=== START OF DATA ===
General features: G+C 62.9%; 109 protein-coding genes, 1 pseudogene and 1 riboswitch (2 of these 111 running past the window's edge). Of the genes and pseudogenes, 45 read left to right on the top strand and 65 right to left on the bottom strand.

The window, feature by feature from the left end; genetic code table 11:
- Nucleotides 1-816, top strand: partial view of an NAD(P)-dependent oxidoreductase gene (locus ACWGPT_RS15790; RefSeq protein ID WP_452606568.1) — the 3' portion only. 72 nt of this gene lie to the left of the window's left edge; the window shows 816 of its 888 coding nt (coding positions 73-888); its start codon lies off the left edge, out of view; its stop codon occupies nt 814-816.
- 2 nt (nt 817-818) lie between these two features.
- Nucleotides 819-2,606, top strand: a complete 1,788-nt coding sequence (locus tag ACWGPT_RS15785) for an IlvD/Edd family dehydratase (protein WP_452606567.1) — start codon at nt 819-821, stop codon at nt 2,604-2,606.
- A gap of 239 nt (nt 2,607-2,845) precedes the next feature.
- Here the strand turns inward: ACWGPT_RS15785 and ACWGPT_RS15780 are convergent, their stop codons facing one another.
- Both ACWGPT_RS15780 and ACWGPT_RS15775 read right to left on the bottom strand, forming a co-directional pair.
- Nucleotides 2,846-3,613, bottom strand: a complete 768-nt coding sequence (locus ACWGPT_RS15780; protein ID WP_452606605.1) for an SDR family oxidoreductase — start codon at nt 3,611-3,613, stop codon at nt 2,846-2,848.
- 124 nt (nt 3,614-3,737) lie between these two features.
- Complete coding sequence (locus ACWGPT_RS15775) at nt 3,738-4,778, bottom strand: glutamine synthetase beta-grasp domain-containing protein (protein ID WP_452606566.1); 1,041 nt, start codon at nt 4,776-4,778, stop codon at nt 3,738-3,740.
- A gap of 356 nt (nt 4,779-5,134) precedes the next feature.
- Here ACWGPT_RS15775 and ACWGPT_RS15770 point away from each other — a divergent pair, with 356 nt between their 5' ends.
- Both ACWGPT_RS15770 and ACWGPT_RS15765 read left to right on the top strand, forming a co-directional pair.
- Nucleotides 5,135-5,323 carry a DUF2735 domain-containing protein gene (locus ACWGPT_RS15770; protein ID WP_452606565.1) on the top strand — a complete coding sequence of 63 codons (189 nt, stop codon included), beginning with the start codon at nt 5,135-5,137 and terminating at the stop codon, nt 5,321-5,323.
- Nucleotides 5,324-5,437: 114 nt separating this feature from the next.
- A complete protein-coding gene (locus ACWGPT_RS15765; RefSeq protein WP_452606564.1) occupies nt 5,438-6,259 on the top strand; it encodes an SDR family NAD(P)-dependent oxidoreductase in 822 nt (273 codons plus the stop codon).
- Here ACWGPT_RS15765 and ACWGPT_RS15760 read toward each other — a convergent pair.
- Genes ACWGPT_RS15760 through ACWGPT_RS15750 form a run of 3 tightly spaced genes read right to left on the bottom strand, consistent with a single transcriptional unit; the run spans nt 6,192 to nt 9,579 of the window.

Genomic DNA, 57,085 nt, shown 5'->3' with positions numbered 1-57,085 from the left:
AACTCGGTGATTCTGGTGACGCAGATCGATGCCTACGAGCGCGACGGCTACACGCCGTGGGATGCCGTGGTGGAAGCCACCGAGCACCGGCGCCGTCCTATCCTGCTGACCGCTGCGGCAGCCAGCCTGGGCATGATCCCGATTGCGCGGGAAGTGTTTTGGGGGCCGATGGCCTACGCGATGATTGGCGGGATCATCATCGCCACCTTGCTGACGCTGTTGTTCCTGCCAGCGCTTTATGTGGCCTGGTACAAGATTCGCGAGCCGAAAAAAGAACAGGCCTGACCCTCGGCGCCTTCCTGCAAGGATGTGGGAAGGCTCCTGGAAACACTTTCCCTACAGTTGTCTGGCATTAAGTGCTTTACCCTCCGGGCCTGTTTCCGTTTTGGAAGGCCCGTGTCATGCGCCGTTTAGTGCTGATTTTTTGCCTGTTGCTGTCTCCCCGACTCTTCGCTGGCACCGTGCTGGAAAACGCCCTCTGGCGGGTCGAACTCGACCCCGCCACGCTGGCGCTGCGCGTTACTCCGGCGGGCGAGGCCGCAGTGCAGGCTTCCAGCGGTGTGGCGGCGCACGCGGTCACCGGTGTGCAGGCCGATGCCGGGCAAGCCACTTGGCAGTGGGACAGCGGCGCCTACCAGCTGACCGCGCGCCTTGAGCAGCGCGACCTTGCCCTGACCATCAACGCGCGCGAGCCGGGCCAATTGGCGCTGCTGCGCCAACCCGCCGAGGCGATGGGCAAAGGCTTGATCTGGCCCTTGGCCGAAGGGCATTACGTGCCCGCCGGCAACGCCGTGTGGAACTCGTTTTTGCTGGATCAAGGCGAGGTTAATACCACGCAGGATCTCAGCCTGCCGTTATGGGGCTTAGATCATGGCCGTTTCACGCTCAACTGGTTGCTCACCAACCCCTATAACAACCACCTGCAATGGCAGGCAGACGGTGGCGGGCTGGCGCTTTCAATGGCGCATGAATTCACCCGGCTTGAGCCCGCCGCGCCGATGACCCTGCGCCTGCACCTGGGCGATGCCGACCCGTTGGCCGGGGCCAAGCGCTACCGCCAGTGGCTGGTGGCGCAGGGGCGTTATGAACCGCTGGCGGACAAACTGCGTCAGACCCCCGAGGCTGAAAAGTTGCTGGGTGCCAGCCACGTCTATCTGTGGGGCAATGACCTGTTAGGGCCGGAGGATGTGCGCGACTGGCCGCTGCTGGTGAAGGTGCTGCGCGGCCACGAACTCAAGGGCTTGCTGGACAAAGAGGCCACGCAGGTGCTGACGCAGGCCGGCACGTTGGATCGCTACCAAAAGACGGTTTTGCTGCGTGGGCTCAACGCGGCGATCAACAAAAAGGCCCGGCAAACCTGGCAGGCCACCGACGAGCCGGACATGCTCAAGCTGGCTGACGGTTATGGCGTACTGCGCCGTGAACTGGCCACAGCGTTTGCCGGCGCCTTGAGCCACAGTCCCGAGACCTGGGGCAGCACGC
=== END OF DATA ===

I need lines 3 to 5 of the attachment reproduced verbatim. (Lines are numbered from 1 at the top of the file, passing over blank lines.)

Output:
- Nucleotides 1-816, top strand: partial view of an NAD(P)-dependent oxidoreductase gene (locus ACWGPT_RS15790; RefSeq protein ID WP_452606568.1) — the 3' portion only. 72 nt of this gene lie to the left of the window's left edge; the window shows 816 of its 888 coding nt (coding positions 73-888); its start codon lies off the left edge, out of view; its stop codon occupies nt 814-816.
- 2 nt (nt 817-818) lie between these two features.
- Nucleotides 819-2,606, top strand: a complete 1,788-nt coding sequence (locus tag ACWGPT_RS15785) for an IlvD/Edd family dehydratase (protein WP_452606567.1) — start codon at nt 819-821, stop codon at nt 2,604-2,606.